April 20, 1998
Secret Life Comes to Light in Arrest in '79 Kidnapping Case
By JON NORDHEIMER
IAMI -- To those in his newly cultivated circle of friends in Palm Beach, William Stephen Martin had all the assets prized by local society: dashing good looks, charm, a globe-trotting career in the Central Intelligence Agency, an oceanfront home and, of course, money.
Given the nature of his government service, guests at dinner parties refrained from asking indelicate questions about his past. Those who did were rewarded only with a mystifying smile from Martin, 56.
He indeed had a secret life. But the one revealed in a Palm Beach courtroom on Friday was far different from the one he suggested to fellow board members at the Palm Beach Opera.
On Thursday, police officers from Massachusetts had arrested him on 19-year-old warrants charging him with the abduction of his two daughters -- 2 and 4 in 1979.
His real name, the authorities said, was Stephen Howard Fagan. He had never been a CIA spy, as he led others to believe. He was a graduate of Suffolk Law School in Boston but had never taught at Harvard Law School. When he vanished with his daughters after a bitter divorce from his first wife, Barbara, he was a part-time teacher at Harvard Law School's legal clinic in the Boston area. In divorce papers, his former wife had contended he was mixed up in art forgeries and insurance fraud. He had countered that she had drinking and drug problems.
The revelations hit Palm Beach society like a bombshell. "Only a very few people who live in Palm Beach are actually born here, so in a sense everyone is a stranger," explained Mary Montgomery, whose husband, Robert M. Montgomery, is a high-powered lawyer and patron of the arts in the Palm Beaches.
Fagan told his young daughters, Lisa and Rachel, that their mother had died in a car crash, the Palm Beach police say. Until last week, they did not know that she was alive, remarried and living in Charlottesville, Va., and that she had tried to find them. Fagan assumed the name William Martin by taking the name and Social Security number of a dead Massachusetts boy, said the police in Framingham, Mass.
Someone, however, learned that Fagan was a fugitive, investigators told The Boston Globe. But the investigators would not disclose who blew the whistle on him.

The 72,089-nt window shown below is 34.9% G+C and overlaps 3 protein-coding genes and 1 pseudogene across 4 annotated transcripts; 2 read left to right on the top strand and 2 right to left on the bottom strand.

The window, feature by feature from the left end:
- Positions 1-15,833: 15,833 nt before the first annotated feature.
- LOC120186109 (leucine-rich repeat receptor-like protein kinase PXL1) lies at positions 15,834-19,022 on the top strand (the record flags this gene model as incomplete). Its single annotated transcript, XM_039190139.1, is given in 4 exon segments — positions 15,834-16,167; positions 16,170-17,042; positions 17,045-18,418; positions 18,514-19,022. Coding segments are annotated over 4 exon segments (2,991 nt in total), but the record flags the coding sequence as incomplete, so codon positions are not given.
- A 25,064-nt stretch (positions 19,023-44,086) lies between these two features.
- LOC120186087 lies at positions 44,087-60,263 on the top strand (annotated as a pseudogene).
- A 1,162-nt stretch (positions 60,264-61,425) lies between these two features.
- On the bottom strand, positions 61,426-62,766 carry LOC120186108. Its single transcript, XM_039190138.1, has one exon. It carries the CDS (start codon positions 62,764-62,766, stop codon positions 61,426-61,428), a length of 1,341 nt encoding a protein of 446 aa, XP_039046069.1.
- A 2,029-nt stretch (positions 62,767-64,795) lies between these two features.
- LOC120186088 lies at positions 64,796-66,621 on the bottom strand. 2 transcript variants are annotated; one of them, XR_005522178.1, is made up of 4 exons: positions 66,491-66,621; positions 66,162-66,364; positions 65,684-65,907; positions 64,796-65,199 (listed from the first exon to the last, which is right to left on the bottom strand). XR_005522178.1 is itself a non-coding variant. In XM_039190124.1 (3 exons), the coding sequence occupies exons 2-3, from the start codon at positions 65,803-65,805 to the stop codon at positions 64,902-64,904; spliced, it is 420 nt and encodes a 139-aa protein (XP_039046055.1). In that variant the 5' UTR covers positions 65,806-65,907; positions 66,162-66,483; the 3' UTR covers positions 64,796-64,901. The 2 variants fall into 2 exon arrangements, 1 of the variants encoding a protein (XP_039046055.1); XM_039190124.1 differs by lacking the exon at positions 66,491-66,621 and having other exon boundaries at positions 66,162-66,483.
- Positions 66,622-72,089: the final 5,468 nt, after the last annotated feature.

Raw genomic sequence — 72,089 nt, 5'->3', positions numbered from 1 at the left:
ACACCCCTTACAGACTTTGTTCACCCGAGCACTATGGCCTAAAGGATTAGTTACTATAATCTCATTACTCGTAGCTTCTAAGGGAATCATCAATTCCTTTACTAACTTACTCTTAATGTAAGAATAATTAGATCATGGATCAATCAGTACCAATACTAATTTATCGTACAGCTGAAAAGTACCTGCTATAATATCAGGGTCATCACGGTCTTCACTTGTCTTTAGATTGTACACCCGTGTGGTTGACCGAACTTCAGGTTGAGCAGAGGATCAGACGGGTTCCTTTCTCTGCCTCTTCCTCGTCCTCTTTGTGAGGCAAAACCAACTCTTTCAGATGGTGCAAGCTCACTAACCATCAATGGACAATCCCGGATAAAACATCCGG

Mrs. Montgomery said her socially prominent friends never questioned Fagan's confections about his past. "People adored Bill," she said, using the name she knew him by. "He was a very, very nice man. Charming, amusing, not arrogant."
Now that the truth about his background has been revealed, she said, speculation has turned to how he acquired his wealth.
The authorities in Palm Beach and Framingham, where the warrants were issued, said Fagan and his fourth wife, Harriet, had lived in the northern part of Palm Beach County for several years before moving with his daughters -- now 23 and 21 -- into a $2.5 million oceanfront home two years ago.
Fagan immediately campaigned to win friends among the resort's wealthy elite.
His first social triumph was repainting the exterior of his new home, located on exclusive South Ocean Boulevard about five blocks south of Donald Trump's sprawling Mar-a-Largo estate. "It was a spec house with an awful tangerine color," Mrs. Montgomery recalled. "He also replaced the ghastly wood trim with stone. Everyone in the neighborhood was thankful someone with good taste had taken it over."
Last year he was named a board member of the Palm Beach Opera company and was elevated to the Board of Governors, positions generally assigned to those benefactors who are expected to contribute five-figure sums annually, Mrs. Montgomery said.
Neighbors said Fagan was a devoted father who saw his younger daughter become a champion swimmer and the other go into philanthropic work in New York.
He was flown in handcuffs to Massachusetts on Saturday and faces a court hearing on Tuesday in Framingham.
On his arrival in Boston he was asked how he would explain himself to his daughters. "Anything I have to say to them, I have already said," he told reporters. "I love them."